Program Introduction and Goals
Part of the growing HIV prevention toolkit is a focus on linking or re-engaging HIV-diagnosed persons to care since HIV treatment confers important individual-level health benefits and population-level prevention benefits. Data to Care is one strategy for identifying these individuals, by using HIV surveillance data routinely collected by state and local health departments, and then linking to or re-engaging them in care. Applying the proven public health strategy of using surveillance data to intervene directly in disease control reflects a shift from the more typical use of HIV surveillance data for descriptive and monitoring purposes.
Data to Care programs use laboratory reports received by a health department’s HIV surveillance program as markers of HIV care and analyze them to identify individuals who either never linked to care after diagnosis or who did not continue to receive care. The program then offers individuals on this list for outreach by health departments, providers, or both to assist them with getting into HIV care.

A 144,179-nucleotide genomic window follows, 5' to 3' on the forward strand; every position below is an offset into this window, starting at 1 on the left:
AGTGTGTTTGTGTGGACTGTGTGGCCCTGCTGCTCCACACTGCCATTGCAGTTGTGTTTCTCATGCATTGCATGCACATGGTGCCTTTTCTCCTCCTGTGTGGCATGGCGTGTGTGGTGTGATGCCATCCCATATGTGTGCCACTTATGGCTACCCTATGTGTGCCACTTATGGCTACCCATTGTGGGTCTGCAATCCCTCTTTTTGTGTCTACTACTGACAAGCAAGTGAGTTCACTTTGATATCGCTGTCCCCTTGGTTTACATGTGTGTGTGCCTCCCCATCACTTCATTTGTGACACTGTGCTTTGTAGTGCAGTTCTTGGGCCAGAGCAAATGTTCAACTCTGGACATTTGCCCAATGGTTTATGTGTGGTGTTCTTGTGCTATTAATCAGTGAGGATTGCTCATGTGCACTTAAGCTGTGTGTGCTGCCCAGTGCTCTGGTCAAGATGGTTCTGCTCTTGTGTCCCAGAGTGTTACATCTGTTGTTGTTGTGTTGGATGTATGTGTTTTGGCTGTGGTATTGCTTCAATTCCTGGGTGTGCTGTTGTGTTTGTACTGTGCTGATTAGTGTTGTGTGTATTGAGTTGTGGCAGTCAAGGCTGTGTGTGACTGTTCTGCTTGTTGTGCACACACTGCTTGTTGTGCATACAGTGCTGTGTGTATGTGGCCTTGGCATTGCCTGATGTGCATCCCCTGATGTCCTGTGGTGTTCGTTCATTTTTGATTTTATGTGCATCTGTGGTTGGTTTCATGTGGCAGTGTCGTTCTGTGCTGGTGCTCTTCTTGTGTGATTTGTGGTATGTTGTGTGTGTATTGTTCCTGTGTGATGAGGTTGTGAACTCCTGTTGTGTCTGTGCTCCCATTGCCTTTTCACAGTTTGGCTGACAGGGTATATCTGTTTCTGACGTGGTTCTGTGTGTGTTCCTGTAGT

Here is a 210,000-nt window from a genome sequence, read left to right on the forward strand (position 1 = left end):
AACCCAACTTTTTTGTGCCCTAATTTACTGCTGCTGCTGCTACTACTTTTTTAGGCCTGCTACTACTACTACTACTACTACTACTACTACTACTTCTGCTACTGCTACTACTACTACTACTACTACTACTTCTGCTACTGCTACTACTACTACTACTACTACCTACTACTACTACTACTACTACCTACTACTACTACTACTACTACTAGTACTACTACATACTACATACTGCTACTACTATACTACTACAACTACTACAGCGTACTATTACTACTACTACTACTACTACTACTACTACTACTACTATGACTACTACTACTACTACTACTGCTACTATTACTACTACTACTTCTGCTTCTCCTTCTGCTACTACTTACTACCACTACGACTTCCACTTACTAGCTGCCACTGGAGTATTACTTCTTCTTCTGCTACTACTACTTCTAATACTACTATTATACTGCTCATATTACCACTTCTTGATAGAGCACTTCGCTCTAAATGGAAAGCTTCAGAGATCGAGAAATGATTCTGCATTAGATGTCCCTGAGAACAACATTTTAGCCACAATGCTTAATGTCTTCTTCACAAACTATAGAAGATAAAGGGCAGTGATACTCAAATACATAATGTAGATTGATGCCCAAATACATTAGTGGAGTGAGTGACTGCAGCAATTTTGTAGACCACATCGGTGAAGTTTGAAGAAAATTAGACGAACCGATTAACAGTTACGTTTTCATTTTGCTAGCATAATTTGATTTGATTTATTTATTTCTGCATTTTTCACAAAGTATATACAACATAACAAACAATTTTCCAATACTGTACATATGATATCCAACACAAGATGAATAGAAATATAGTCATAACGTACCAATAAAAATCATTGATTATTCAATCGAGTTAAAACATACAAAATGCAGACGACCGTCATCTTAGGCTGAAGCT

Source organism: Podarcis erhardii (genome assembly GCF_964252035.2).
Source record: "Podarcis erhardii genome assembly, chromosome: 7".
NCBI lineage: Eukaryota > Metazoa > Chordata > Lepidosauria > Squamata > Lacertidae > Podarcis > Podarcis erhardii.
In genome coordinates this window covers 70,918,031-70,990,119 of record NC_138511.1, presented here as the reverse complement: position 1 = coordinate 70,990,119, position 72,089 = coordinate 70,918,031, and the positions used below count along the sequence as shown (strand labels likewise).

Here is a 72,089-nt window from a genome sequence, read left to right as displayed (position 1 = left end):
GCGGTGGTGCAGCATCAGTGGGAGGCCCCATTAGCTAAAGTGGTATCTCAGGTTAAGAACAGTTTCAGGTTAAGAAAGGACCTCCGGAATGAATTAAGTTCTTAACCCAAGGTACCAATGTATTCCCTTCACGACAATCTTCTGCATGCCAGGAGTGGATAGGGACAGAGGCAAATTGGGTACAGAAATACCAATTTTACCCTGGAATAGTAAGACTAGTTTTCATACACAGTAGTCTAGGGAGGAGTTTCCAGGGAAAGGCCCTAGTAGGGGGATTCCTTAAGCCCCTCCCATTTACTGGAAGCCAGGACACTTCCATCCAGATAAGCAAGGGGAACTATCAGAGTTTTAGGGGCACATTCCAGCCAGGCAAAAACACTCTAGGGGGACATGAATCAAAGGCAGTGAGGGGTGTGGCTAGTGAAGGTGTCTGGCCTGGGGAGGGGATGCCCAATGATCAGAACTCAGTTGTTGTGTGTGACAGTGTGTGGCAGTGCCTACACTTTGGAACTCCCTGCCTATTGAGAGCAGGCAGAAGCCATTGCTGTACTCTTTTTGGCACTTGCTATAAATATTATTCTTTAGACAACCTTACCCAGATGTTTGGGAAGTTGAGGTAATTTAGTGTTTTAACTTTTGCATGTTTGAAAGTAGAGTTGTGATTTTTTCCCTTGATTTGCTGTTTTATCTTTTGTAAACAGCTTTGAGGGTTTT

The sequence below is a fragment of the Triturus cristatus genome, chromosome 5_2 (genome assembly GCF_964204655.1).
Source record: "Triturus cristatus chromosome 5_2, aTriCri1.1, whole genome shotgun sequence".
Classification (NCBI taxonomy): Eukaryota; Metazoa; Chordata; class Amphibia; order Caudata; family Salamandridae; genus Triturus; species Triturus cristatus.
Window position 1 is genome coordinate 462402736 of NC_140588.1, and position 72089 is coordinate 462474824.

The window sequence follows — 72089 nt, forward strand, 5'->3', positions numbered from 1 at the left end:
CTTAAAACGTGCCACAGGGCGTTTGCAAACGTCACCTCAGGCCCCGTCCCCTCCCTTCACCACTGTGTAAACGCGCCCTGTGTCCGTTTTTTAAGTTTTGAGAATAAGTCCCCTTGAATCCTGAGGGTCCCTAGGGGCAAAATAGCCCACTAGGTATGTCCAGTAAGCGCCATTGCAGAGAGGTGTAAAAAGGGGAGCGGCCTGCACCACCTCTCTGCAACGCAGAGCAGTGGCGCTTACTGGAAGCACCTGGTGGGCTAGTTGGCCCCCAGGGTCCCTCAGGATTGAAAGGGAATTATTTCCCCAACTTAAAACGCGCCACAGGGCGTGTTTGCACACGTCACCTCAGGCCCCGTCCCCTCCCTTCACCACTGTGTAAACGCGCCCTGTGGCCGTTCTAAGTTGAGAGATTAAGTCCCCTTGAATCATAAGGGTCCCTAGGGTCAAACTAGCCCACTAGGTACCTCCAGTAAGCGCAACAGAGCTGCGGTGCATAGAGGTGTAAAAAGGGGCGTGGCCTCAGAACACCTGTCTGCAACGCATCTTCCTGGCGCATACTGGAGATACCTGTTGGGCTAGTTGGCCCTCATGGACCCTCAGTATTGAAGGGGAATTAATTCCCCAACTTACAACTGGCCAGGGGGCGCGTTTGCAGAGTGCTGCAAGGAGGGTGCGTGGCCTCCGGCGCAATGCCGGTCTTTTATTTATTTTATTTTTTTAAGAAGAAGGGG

CDC promotes HIV prevention strategies, such as Data to Care, that are consistent with the National HIV/AIDS Strategy goals of decreasing HIV transmission and increasing the number of HIV-diagnosed persons linked to care. Jurisdictions should include use of HIV surveillance data for prevention programming as one part of their comprehensive strategy for linkage and re-engagement in care activities. Such a strategy might include multiple approaches for identifying HIV-diagnosed individuals not in care and linking them to or re-engaging them in care, including expanded HIV screening services, linkage to care interventions such as ARTAS, and other case management and peer-based interventions.
Goals of the Data to Care Strategy
- Increase the number of HIV-diagnosed individuals who are engaged in HIV care, and
- Increase the number of HIV-diagnosed persons with an undetectable viral load.
Laboratory reporting to health departments of CD4 and viral load results are a primary data source for identifying individuals who were never linked to care after diagnosis or who did not continue to receive care. By using information from HIV surveillance systems to trigger linkage and re-engagement outreach and assess participation in care, jurisdictions can help ensure improved health outcomes for individuals and reductions in new HIV infections.